Ramon Cortines leaves his mark on L.A. Unified

Ramon C. Cortines returned as head of the nation’s second-largest school system three years ago to complete unfinished business, namely, to transform education in Los Angeles. He left this week at the age of 78, after dealing with the worst budget crisis in memory and constant political pressures from an aggressive mayor and other powerful, often conflicting forces.

The superintendent’s supporters and critics agree that Cortines, known for an innate stubbornness and self-confident pride, managed these and other pressures by adjusting, creating results that he felt would benefit students and that would match his own goals for the school system.

“I have never felt completely hijacked on any of the issues,” Cortines said in an interview. “And I have pushed back on some.”


The financial duress — caused by an economic recession and declining enrollment — allowed him, ironically, to push forward with some of his plans: He succeeded in shrinking the central bureaucracy through layoffs and gave schools more control over their spending. In other areas, he tried to tread water, keeping campuses cleaned and maintained at a sharply reduced cost, for example.

He took on a succession of controversial initiatives. He allowed more charter schools to move on to traditional school campuses. He also replaced administrators at some schools that failed to show rapid improvement and he required staffs at several other campuses to re-interview for their jobs, which infuriated the teachers union.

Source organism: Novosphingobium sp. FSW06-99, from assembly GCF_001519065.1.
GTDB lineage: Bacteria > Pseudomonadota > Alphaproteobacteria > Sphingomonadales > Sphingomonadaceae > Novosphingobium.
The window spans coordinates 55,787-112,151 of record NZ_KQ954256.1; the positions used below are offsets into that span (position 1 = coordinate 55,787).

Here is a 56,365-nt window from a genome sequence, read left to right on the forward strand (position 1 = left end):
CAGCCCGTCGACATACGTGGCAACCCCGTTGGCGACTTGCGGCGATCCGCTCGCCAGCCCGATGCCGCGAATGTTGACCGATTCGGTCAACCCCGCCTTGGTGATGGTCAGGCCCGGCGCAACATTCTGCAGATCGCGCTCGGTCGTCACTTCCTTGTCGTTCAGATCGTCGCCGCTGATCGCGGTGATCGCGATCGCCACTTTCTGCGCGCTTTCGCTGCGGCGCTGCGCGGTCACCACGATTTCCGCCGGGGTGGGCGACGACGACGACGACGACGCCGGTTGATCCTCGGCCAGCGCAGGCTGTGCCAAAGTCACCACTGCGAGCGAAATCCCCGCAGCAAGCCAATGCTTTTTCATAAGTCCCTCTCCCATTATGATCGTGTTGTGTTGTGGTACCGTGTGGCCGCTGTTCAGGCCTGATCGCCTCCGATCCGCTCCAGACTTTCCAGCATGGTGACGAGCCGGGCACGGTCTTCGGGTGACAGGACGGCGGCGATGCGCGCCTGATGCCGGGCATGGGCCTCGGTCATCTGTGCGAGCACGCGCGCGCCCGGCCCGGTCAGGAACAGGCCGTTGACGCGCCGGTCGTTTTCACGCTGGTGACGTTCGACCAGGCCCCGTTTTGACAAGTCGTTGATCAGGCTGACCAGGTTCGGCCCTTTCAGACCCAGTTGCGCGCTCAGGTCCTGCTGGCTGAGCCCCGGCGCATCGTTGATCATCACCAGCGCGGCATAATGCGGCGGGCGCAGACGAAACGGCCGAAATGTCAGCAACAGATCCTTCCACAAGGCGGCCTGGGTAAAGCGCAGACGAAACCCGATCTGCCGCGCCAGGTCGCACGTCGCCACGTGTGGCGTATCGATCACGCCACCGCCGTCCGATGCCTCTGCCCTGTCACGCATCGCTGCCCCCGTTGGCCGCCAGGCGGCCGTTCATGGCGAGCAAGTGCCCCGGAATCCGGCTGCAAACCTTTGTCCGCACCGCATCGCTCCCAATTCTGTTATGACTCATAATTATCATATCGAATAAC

And he carried out the landmark “Public School Choice” resolution, which allowed groups inside and outside the district to bid for control over new schools as well as the lowest-achieving ones. It was proposed by board member Yolie Flores and backed by Mayor Antonio Villaraigosa, who called it “the most far-reaching thing this district has done.”

Its development epitomized the Cortines era. The idea that professional educators could not be trusted to run district schools was offensive to Cortines, but he put those feelings aside.

“I sat down with my staff,” said Cortines, “and I said to them: ‘How can we make this work.’ ” He added: “I made it work. I moved it from a resolution that I felt was somewhat flawed to be an effective tool.”

In the most recent round in March, Cortines recommended which outside groups should take control of 10 new campuses and three long-struggling ones. But the mayor’s allies on the Board of Education overruled several key recommendations, preferring to give more campuses to independently operated, mostly nonunion charter schools. They also wanted to force teachers at more schools to re-interview for their jobs.

Cortines’ critics, including mayoral ally Ben Austin, who runs a lobbying and parent-organizing group, describe Cortines as a talented, honorable gradualist in an era calling for revolution.

The “20th century” approach of Cortines “is to put the right people in the right positions of power to make the right decisions,” said Austin. “He was comfortable only as long as he and the school board remained in complete control. Ultimately he could only stretch so far.”

Austin, with the mayor’s support, had lobbied Cortines to allow parents the right to instigate wholesale changes at a school, saying that parents could be better trusted than officials to look out for students.

Cortines resisted, disagreeing with the details but not the concept. Austin’s “parent trigger” later became state law.